Dr. Martin Luther King, Jr., was born on January 15, 1929, and January 15, 2020 marks the 91st anniversary of his birth. Dr. King, who was born in Atlanta, GA, was subjected to segregation, and he lost his life in a quest to dismantle this system. Dr. King’s life was brought to a crashing halt by an unknown assassin or assassins on April 4, 1968 in Memphis, Tennessee. Interestingly, he sort of foretold his demise the day before in his famous “I Have a Dream” speech. He talked about reaching the mountain top and said he might not get there with others, but that we would reach the “Promised Land.”
Today, the notion of reaching the Promised Land seems somewhat remote as we find ourselves in the throes of a backward environment of racism and the abuse of power by those in the highest offices of the land. Democracy, a structure that is not perfect, but that ideologically is one of the best systems developed to date, is under threat of demise. Politicians are in the process of dismantling it, and this can be seen by the actions of a large number of United States senators who are willing to depart from their roles as the stewards of democracy in order to profit financially, thus endangering the well-being of American citizens.
When Dr. King was alive, it is probable that he could not foresee a time when the United States would find itself in the current predicament, subjected to a President who lies and thumbs his nose at the normal workings of democracy and allegedly makes deals with foreign agents for personal gain. Where does Dr. King’s legacy fit within this scenario? He sought to gain justice for Black people in a system that worked.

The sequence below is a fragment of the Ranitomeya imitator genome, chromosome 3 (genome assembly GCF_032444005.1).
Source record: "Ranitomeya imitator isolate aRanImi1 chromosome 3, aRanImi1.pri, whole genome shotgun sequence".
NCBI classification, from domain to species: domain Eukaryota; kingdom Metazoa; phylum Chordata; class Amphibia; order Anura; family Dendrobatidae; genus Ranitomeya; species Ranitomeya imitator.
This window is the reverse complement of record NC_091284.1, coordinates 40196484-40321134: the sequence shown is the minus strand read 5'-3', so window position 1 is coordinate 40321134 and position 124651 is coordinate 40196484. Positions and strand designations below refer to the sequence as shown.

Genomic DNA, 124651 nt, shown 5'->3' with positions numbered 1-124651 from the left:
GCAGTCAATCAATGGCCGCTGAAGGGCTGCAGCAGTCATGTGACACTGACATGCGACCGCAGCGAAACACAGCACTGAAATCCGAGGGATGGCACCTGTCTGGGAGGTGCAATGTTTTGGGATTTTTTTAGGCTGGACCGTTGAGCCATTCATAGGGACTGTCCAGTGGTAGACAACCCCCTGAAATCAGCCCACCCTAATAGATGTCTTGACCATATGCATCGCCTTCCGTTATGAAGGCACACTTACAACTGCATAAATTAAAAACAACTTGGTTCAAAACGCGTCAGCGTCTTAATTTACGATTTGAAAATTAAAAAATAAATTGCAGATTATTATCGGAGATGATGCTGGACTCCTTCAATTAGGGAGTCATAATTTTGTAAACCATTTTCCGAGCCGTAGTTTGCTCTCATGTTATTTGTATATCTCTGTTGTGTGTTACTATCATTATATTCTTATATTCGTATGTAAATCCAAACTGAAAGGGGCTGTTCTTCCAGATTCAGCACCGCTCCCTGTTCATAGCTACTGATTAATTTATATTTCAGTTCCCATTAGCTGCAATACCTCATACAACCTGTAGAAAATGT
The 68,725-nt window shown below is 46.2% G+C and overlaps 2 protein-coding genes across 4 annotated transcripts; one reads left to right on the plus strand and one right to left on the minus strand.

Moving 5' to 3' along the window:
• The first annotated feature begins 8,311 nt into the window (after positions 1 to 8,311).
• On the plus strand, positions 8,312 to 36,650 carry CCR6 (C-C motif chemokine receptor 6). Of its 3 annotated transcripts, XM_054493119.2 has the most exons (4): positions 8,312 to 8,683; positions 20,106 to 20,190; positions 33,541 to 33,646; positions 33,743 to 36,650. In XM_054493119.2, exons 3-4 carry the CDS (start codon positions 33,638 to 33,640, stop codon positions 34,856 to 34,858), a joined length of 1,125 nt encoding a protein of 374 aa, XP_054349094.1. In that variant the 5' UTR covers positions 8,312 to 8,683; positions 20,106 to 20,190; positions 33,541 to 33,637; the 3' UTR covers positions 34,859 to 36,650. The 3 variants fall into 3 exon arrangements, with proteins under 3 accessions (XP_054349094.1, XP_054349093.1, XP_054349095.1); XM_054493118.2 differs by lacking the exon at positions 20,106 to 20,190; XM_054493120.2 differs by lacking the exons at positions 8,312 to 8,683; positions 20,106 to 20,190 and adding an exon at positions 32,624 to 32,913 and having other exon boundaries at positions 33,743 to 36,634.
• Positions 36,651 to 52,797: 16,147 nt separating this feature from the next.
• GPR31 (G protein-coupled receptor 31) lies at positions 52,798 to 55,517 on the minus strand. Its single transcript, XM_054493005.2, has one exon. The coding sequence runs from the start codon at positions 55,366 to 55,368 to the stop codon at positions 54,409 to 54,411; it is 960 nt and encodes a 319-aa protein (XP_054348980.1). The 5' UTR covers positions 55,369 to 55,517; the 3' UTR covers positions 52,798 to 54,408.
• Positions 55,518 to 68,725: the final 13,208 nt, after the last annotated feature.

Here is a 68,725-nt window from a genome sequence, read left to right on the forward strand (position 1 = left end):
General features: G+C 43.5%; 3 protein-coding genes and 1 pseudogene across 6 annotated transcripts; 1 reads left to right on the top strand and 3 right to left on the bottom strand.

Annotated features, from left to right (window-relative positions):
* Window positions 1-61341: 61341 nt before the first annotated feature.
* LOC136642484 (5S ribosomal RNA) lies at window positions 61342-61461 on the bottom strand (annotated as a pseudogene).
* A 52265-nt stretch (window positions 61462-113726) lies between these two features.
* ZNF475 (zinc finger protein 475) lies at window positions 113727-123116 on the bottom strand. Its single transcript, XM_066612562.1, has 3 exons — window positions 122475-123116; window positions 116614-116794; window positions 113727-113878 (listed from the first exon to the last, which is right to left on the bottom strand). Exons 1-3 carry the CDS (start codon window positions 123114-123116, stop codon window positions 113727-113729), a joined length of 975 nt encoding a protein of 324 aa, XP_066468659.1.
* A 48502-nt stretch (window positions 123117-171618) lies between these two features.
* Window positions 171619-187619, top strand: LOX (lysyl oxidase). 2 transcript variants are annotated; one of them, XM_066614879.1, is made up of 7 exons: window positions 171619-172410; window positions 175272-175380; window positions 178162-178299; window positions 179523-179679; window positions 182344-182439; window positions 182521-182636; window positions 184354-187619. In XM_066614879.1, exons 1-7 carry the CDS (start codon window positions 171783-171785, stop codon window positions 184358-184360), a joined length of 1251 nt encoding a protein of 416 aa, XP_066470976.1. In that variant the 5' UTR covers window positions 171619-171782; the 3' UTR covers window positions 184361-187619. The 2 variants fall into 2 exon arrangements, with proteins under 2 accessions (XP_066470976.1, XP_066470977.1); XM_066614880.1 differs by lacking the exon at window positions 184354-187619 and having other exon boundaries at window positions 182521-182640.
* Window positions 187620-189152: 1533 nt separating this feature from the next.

Today, there is a very defeatist meme circulating in the Black community that avers that Black people are worse off now than they were under segregation. What would Dr. King, who lost his life in a move to defeat segregation, think about this sentiment? Did he give his life in vain? Actually, it is possible that those who usually adopt the notion that there has been no progress are deluded or misinformed, or just plain uninformed.
Once upon a time, Black people could not ride in the front of a bus, could not hold certain jobs, could not sit on the main floor of movie theaters in the south, could not eat in many restaurants across the country, were practically invisible in popular culture outside of race movies and music; could not shop in certain stores, could not drink from public water fountains designated for whites, could not play national sports with whites, could not attend schools with white people, and had little chance of living outside of the confines of ghettos. In short, Black people were thwarted at every level in American society, yet there were those who succeeded in realizing their dreams, nevertheless.
One of the reasons that those who say we are not better off today is due to at least two phenomena: the first is a “memory gap,” wherein youthful new generations who did not experience segregation have no idea what it was like before integration. Today, we are no longer confined to certain water fountains, and African Americans have influenced popular culture around the globe. True, there are still “firsts” that are occurring, but African Americans are the top in their fields and have achieved household name status in entertainment, sports, politics, and many other arenas.
The other circumstance that causes the uninformed to believe that segregation has set us backward is based on our own actions. Once upon a time when segregation was the law of the land, Black people were confined to certain communities. Lawyers, doctors, teachers, garbage men, and others lived together. They shopped with each other because they had no other choice. Today, Black people can shop and can access many things outside of the community. Because of this, Blacks no longer are forced to support each other. This is the main problem with integration, but the ball is in our court! It is our fault that this aspect of integration has been harmful. Dr. King would not have envisioned that his work would be sabotaged by us. The good news is that we can change this, no one is keeping us from working with each other. Hopefully, we will eventually realize this and stop this counterproductive behavior. With this said, HAPPY BIRTHDAY DR. KING!!!